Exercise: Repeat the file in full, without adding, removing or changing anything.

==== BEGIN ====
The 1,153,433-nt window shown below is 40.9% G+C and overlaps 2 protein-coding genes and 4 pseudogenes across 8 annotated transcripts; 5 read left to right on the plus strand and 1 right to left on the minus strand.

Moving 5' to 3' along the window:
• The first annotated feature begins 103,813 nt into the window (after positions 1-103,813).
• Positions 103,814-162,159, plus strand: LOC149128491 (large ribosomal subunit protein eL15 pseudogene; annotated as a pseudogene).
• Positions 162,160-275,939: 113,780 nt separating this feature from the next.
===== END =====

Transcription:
The 1,153,433-nt window shown below is 40.9% G+C and overlaps 2 protein-coding genes and 4 pseudogenes across 8 annotated transcripts; 5 read left to right on the plus strand and 1 right to left on the minus strand.

Moving 5' to 3' along the window:
• The first annotated feature begins 103,813 nt into the window (after positions 1-103,813).
• Positions 103,814-162,159, plus strand: LOC149128491 (large ribosomal subunit protein eL15 pseudogene; annotated as a pseudogene).
• Positions 162,160-275,939: 113,780 nt separating this feature from the next.